Coverage: Chipotle CEO steps down as turnaround flames out
Chipotle Mexican Grill said on Wednesday that it was looking for a new leader “with demonstrated turnaround expertise” to replace Steve Ells, the current chief executive and founder of the fast casual chain.
Tiffany Hsu of the New York Times had the news:
Mr. Ells, who started the company in Denver in 1993 and now oversees more than 2,350 restaurants, will become executive chairman once his successor is found. Montgomery F. Moran stepped down as co-chief executive of Chipotle late last year after several food safety failures at the chain, which caused an exodus of customers and a pummeling on Wall Street.
“While we are continuing to make progress, it is clear that we need to move faster to make improvements,” Mr. Ells said in a statement. “Simply put, we need to execute better to ensure our future success.”
Chipotle’s stock closed up 5.7 percent, at $301.99, on Wednesday after tumbling 20 percent this year. In the summer of 2015, shares were priced above $700 each.
Sarah Whitten of CNBC.com reported that Ellis never meant to build a burrito empire:
The CEO of Chipotle Mexican Grill was working as a chef in San Francisco and trying to find a way to fund his own fine-dining restaurant. So, he decided to open up a small burrito shop in Colorado, a low-risk investment, that could provide the capital for the restaurant he really wanted to run.
“This was going to be one restaurant,” Ells said on NPR’s “How I Built This” podcast in October. “And this was going to be a cash cow that could fund and help support a full-scale restaurant. You know, I knew that full-scale restaurants were a dicey proposition. I mean, they go out of business often. It’s hard to make margins, very difficult to operate. And so I wanted Chipotle to be a backup.”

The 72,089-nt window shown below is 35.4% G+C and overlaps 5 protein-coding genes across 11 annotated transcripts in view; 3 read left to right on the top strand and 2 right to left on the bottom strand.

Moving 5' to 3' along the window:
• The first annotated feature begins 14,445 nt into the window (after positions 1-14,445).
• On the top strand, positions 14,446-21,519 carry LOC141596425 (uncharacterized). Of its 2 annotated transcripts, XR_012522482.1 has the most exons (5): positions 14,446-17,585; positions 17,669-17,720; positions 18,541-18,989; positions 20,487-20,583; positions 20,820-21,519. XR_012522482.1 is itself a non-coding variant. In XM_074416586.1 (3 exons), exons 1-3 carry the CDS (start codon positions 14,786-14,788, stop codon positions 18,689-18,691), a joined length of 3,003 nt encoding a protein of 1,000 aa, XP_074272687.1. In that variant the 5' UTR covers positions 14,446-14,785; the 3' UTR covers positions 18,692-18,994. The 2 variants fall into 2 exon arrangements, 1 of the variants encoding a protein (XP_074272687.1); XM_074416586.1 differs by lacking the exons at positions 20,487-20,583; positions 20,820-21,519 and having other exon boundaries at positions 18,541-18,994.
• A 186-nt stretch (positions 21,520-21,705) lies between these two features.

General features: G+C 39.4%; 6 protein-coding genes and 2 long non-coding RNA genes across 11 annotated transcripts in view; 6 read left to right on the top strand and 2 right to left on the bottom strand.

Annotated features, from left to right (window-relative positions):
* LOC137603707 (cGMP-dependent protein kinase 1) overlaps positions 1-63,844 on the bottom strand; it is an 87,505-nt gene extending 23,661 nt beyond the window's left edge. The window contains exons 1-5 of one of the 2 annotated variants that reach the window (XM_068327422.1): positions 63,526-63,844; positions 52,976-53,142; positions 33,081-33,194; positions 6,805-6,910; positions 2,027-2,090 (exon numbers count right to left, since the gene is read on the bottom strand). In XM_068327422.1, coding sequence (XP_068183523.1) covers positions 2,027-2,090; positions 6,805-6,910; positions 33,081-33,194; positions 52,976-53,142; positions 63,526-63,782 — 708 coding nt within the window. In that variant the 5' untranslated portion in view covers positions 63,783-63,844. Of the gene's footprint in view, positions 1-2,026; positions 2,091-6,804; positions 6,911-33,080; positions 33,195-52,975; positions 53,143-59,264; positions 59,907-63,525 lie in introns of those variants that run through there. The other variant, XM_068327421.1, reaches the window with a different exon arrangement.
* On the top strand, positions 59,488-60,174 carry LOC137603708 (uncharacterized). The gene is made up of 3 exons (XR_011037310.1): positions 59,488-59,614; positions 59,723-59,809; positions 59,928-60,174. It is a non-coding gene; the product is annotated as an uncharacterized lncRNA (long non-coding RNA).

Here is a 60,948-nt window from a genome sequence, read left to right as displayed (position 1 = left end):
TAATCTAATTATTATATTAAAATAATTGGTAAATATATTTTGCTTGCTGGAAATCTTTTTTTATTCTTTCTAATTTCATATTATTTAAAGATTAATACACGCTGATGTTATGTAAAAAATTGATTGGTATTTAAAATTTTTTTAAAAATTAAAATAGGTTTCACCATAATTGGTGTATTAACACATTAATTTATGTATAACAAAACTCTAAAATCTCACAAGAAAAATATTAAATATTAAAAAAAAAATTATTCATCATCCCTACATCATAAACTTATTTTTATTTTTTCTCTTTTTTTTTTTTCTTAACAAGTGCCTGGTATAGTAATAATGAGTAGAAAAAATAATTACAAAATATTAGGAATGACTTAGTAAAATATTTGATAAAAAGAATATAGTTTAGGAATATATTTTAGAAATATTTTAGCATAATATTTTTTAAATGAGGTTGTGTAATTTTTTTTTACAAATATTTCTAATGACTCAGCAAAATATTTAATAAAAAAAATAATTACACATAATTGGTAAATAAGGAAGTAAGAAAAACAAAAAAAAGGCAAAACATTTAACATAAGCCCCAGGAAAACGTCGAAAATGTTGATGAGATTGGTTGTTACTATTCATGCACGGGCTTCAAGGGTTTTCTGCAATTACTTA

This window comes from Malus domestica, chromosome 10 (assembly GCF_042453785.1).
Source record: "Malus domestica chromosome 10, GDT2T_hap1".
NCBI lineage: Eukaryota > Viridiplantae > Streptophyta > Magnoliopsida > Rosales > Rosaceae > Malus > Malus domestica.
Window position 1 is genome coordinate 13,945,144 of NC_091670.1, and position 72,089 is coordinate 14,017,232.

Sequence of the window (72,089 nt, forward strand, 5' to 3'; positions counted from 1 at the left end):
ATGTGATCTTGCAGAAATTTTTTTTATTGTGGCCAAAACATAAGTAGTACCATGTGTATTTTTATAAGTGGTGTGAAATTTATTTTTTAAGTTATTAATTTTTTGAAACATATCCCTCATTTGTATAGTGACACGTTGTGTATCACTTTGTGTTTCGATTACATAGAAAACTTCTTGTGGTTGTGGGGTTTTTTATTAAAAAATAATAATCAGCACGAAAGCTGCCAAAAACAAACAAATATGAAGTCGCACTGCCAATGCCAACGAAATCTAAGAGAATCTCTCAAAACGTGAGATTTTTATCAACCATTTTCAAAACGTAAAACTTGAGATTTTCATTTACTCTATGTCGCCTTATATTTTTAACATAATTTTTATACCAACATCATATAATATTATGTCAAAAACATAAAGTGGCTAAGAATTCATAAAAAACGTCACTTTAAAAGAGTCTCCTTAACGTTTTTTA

Ells admits that he had never taken a business course before seeking to finance his new venture. At 28, he asked his father for a loan of more than $80,000.
“There was no business plan,” he said on the podcast. “I was just making this up as I went along.”
Chipotle’s original concept was modeled on burrito shops and taquerias that Ells ate at while working at Stars restaurant in San Francisco.
Nick Turner and Craig Giammona of Bloomberg News noted that Chipotle lacked an operations expert:
The Denver-based company also lacked an operations expert during a time when its food-safety protocols were under fire. Ells’s previously had a co-CEO, Monty Moran, who was more focused on day-to-day operations. But Moran left that role in December 2016, leaving Ells in sole control.
“It’s been mismanaged for two years,” said Michael Halen, an analyst at Bloomberg Intelligence. “They need someone who can turn around horrible sales and operations.”
Chipotle’s board has formed a search committee that includes Robin Hickenlooper and Ali Namvar — two directors who were added in an overhaul last year backed by investor Bill Ackman. Ells, 52, also will serve on the committee, which he said would seek an experienced leader who can improve “customer experience, operations, marketing, technology, food safety and training.”